(The following tribute by John McCain is an excerpt from author Peter Collier's and photographer Nick Del Calzo's new book “Medal of Honor: Portraits of Valor Beyond the Call of Duty.”)
Ennobled by Example
I owe not only respect and gratitude but my life to a Medal of Honor recipient. After I was shot down and captured during the Vietnam War and had spent some time in a hospital, where my condition did not particularly improve, I asked to be transferred to a prison camp where other Americans were being held. My North Vietnamese captors moved me to a camp called “the Plantation.”
To my great relief, I was placed in a cell in a building with two other prisoners, both Air Force majors, George “Bud” Day, who is profiled in this book, and Norris Overly. I could have asked for no better companions. There has never been a doubt in my mind that Bud Day and Norris Overly saved my life.
Bud and Norris later told me that their first impression of me, emaciated, bug-eyed, and bright with fever, was of a man at the threshold of death. They thought the Vietnamese expected me to die and had placed me in their care to escape the blame when I failed to recover.
Despite my condition, I was overjoyed to be in the company of Americans. I wouldn’t stop talking all through that first day with Bud and Norris. They accommodated me to the best of their ability, and were the souls of kindness as they eased my way to what they believed was my imminent death.
Bud himself had been seriously injured when he ejected from his aircraft. Like me, he had broken his right arm in three places and had torn the ligaments in his knee. After his capture, he had attempted an escape to the south, and had nearly reached an American airfield when he was recaptured. He was brutally tortured for his efforts, and for subsequently resisting his captors’ every entreaty for information.
First held in prison in Vinh before making the 150-mile trip north to Hanoi, Bud had experienced early the full measure of the mistreatment that would be his fate for nearly six years as a prisoner of war in Vietnam. His captors had looped rope around his shoulders, tightened it until his shoulders were nearly touching, and then hung him by the arms from the rafter of the torture room, tearing his shoulders apart. Left in this condition for hours, Bud never acceded to the Vietnamese demands for military information. They had to refracture his broken right arm and threaten to break the other before Bud gave them anything at all.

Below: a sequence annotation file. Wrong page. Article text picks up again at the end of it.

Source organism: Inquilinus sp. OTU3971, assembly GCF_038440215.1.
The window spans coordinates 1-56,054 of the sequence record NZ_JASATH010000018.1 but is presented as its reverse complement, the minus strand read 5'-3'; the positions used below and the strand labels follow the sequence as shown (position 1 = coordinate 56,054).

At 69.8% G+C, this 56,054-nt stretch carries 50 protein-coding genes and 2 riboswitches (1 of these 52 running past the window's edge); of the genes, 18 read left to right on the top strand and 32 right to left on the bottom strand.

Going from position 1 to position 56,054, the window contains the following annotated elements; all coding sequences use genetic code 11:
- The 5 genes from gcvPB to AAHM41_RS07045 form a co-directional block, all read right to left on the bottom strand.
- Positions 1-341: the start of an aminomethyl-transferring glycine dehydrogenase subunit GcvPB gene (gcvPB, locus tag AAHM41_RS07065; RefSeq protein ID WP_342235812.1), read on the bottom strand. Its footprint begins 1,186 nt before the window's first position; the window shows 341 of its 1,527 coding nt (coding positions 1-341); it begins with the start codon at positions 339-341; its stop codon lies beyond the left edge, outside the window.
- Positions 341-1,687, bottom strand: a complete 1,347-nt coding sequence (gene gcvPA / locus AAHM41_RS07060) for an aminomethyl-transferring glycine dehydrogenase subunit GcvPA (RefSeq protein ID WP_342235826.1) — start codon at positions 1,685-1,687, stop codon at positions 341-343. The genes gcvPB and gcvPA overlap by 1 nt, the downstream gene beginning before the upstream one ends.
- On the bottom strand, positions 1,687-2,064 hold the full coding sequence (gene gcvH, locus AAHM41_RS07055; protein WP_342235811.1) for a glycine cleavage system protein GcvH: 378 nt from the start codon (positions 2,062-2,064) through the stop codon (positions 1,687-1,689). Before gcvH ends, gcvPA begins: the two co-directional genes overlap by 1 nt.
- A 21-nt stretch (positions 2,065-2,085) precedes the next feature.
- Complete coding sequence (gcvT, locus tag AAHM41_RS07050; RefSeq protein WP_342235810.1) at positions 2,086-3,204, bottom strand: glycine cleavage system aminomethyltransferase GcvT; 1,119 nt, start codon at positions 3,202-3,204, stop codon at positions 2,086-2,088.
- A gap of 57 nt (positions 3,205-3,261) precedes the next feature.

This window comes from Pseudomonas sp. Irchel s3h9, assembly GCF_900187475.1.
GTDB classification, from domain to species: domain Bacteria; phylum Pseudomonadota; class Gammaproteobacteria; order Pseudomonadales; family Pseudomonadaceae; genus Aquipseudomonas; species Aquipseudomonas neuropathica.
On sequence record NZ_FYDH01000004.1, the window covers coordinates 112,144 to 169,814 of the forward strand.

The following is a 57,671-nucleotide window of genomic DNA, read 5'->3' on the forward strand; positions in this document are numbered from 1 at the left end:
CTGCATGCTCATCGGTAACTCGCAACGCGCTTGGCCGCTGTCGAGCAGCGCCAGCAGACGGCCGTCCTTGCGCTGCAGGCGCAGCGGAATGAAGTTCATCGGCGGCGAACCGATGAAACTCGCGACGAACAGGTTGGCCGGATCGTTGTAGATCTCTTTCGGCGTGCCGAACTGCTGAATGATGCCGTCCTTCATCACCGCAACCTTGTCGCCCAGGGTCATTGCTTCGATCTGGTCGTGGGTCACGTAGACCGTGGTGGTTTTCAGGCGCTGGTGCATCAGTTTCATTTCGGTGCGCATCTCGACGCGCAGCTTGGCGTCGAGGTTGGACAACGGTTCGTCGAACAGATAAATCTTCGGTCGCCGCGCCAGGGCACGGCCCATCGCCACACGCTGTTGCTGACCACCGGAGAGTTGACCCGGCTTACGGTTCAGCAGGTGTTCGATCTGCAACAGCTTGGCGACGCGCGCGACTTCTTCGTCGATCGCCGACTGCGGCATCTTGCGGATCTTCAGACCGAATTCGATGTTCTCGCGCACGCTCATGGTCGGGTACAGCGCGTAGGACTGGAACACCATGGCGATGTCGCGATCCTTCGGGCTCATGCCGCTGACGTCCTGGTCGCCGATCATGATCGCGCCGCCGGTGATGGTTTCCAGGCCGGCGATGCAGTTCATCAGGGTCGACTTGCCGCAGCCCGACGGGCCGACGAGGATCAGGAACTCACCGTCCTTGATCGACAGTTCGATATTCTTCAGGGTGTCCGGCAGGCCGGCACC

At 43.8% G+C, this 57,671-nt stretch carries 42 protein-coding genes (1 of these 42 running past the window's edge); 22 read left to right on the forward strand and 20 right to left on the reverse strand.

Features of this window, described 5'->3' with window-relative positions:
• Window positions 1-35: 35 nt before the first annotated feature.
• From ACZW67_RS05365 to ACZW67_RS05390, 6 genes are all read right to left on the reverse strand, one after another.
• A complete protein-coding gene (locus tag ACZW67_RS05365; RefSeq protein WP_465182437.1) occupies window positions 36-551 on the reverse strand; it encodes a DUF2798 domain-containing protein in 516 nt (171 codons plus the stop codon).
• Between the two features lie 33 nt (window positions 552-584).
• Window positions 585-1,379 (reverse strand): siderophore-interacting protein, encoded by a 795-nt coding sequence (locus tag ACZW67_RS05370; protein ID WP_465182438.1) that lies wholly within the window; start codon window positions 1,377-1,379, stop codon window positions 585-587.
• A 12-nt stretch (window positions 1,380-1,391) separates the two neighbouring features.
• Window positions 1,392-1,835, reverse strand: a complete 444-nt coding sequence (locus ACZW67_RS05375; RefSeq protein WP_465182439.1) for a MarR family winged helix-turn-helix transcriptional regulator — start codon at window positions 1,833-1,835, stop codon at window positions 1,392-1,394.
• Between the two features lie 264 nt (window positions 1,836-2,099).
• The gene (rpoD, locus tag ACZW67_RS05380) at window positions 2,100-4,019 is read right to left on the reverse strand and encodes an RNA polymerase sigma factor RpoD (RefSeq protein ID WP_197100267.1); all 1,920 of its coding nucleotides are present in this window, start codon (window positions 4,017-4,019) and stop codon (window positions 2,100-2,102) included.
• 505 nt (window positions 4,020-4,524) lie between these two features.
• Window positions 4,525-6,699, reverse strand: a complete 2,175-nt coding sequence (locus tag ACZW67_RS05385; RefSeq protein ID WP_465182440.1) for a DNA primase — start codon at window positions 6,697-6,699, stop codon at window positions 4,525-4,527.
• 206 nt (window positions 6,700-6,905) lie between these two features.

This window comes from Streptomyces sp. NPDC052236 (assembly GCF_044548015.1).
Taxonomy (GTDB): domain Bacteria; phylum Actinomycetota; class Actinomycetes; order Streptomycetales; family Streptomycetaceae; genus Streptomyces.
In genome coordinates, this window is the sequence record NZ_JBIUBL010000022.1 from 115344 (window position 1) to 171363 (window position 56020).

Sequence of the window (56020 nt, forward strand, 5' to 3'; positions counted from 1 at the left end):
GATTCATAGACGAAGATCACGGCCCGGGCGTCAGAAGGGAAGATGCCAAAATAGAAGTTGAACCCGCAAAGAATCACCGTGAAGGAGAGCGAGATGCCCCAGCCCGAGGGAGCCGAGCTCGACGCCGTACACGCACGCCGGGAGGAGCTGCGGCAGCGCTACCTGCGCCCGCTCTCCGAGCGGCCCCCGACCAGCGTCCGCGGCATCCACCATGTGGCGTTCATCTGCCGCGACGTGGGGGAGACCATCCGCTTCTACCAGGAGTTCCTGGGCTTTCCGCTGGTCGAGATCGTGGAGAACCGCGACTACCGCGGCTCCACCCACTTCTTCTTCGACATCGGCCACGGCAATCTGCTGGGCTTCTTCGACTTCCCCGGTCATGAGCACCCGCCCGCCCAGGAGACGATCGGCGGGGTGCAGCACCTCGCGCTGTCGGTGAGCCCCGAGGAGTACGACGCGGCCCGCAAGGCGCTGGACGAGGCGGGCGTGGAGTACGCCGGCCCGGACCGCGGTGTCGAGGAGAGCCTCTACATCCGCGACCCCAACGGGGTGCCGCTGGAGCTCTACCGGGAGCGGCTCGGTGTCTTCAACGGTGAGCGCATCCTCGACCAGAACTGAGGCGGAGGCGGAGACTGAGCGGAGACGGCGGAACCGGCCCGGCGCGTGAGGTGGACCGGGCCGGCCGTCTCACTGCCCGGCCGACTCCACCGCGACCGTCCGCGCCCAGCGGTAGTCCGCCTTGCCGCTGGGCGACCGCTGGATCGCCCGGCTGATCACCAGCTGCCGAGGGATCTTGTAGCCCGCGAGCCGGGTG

Bud was a tough man, a fierce resister, whose example was an inspiration to every man who served with him. For his heroic escape attempt, he received the Medal of Honor.
Bud and I were roommates for about three months in prison. When the Vietnamese observed that I could get around on crutches, they moved Bud to another cell. I cannot adequately describe how sorry I was to part company with my friend and inspiration. Up until then, I don’t believe I had ever relied on any other person for emotional and physical support to the extent I had relied on Bud.
You will read about Bud in this book, and about Rear Admiral James Stockdale, our legendary senior ranking officer in North Vietnam’s prison camps. As a resistance leader, Jim had few peers. He was a constant inspiration to the men under his command. Many of his Vietnamese captors hated him for his fierce and unyielding spirit. One, whom we had nicknamed the Rabbit, hated him the most.
One day, the Rabbit ordered Jim cleaned up so that he could be filmed for a propaganda movie in which he would play a visiting American businessman. He was given a razor to shave. Jim used it to hack off his hair, severely cutting his scalp in the process and spoiling his appearance, in the hope that this would render him unsuitable for his enemies’ purpose.
But the Rabbit was not so easily dissuaded. He left to find a hat to place on Jim’s bleeding head. In the intervening moments, Jim picked up a wooden stool and repeatedly bashed his face with it. Disfigured, Jim succeeded in frustrating the Rabbit’s plans for him that evening.
On a later occasion, after being whipped and tied in ropes at the hands of a demented Vietnamese interrogator we called Bug, Jim was forced to confess that he had defied camp regulations restricting communication with fellow prisoners. But Bug was not through with him. He informed Jim that he would be back tomorrow to torture him for more information. Jim feared that he would be forced to give up the names of the men he had been communicating with. In an effort to impress his enemies with his determination not to betray his comrades, he broke a window and slashed his wrist with a shard of glass.
As his Medal of Honor citation reads, Rear Admiral Stockdale resolved to make himself a symbol of resistance regardless of personal sacrifice. He deliberately inflicted a near-mortal wound to his person in order to convince his captors of his willingness to give up his life rather than capitulate. He was subsequently discovered and revived by the North Vietnamese who, convinced of his indomitable spirit, abated in their employment of excessive harassment and torture toward all of the Prisoners of War. By his heroic action, at great peril to himself, he earned the everlasting gratitude of his fellow prisoners and of his country.